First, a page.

There are some really nice people in this world. I found a few of them at the Veterans Administration Hospital in Durham, N.C.
Caring, kind staff can make a hospital stay less stressful.
As I write this Week-Ender, I am in the waiting room of the dialysis unit at the hospital. My brother, an Army veteran, recently had serious medical issues leading to his admittance to the hospital.
VA hospitals too often get a bad rap. Sometimes the criticism is valid, such as the Walter Reed debacle. But I can’t find anything bad to say about the Durham VA Hospital, and it’s all because of the people.
The VA Hospital here is affiliated with the Duke University Hospital, and the doctors and professional staff from Duke support the VA Hospital. So the level of medical treatment is as good as it gets anywhere--and better than most.
But in my brief experience here, I saw that the human element is what makes the place special.
Anyone in the medical profession these days can tell you how busy they are. VA hospitals are especially busy, between older veterans and those coming back from recent wars.
I’ve never had any previous experience with VA hospitals, other than what I had heard on the news or through the rumor mill.
So I was a bit apprehensive when I heard that my oldest brother was being admitted to the VA Hospital in Durham.
Since I happened to be working in nearby Jacksonville, I was in a position where I could get there quickly to help. I braced myself for the worst as I walked into the facility.
To my relief, it is a modern, clean, and “people friendly” facility. No institutional look here; everywhere there are signs and posters with slogans that promote excellent customer service for the men and women who served in the military.
Good leadership starts at the top, but it becomes evident throughout all layers of an organization. At the VA Durham Hospital, everybody I pass is friendly and professional--including most of the patients. This indicates to me that someone at the top is paying attention.
Most people I pass in the hallways, whether doctors, nurses, patients, or medical students, have a “good morning” or “how ya’ doin’,” even though they probably have other things on their minds.
I have lost count of the number of times I’ve been approached by someone saying, “Can I help you?” when I appeared to be lost trying to find one place or another in the vast facility.
Even the little robotic medicine carts that wander up and down the hallways like R2D2 on Star Wars are friendly, and if they get too close to a person they stop and say “excuse me” as they wait for you to pass. (The first couple times I saw these little robotic couriers it kind of freaked me out.)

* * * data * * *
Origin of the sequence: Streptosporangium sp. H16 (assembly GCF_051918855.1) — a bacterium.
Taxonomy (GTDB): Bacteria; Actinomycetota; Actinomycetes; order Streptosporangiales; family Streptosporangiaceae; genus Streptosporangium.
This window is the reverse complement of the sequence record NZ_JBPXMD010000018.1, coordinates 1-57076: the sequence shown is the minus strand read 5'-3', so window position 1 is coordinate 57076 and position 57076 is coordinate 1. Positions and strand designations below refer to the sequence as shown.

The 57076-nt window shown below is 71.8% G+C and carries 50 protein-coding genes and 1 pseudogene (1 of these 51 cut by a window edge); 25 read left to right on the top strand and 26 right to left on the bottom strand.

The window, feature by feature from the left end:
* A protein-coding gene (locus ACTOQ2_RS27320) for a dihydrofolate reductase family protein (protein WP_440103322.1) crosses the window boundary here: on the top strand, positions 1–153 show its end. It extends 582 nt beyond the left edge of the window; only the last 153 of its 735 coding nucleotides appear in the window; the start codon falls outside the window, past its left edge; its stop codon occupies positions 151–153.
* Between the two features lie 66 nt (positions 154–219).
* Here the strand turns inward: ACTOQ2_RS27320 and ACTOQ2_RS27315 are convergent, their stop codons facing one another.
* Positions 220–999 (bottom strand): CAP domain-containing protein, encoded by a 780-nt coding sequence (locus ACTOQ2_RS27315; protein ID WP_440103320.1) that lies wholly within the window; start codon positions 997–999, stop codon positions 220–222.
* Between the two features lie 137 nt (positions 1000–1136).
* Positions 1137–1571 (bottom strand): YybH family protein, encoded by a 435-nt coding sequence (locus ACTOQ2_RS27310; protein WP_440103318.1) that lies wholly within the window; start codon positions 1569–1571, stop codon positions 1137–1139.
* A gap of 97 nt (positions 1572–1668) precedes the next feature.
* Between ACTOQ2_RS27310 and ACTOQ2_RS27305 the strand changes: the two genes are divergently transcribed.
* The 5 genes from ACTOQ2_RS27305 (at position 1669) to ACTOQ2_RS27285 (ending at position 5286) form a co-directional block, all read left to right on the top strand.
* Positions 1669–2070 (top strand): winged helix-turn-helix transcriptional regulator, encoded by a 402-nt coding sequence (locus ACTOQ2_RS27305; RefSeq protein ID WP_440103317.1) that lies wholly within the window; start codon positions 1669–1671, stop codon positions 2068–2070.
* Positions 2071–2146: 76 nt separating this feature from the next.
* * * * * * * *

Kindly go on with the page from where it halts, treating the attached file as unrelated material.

If I had to use one word to describe the treatment I saw staff provide to patients, it would be “passionate.”
I’ve spent five days here almost non-stop watching shifts change, staff coming and going. And though the faces change, the attitudes remain consistently positive.
I watched one nurse named Tim work a double shift, go home for eight hours, and come back for another shift in the same good mood coming and going.
I watched the doctors, nurses, and even students coming over from Duke. They no doubt have many other patients or duties, but when they come into my brother’s room, we have their full attention. They spend all the time we need discussing my brother’s case, looking for solutions.
Watching my oldest brother experience critical health issues is disturbing, and it puts me in touch with my own mortality; it makes me appreciate how fragile life is. I will not take my health for granted anymore, and strive to keep it.
But the experience has been made much easier thanks to the staff and leadership at the Durham VA.
If I ever have need for a VA hospital, I’m heading to Durham.
But the good people there are just a few of the many men and women doing good things every day across America. If you have any stories about good people doing good things, share them here, now with other PRB readers.
Randy Gaddo, a retired Marine who also served for 15 years in municipal parks and recreation, is now a full-time photojournalist who lives in Peachtree City, Ga.; he can be reached at (678) 350-8642 or email firstname.lastname@example.org.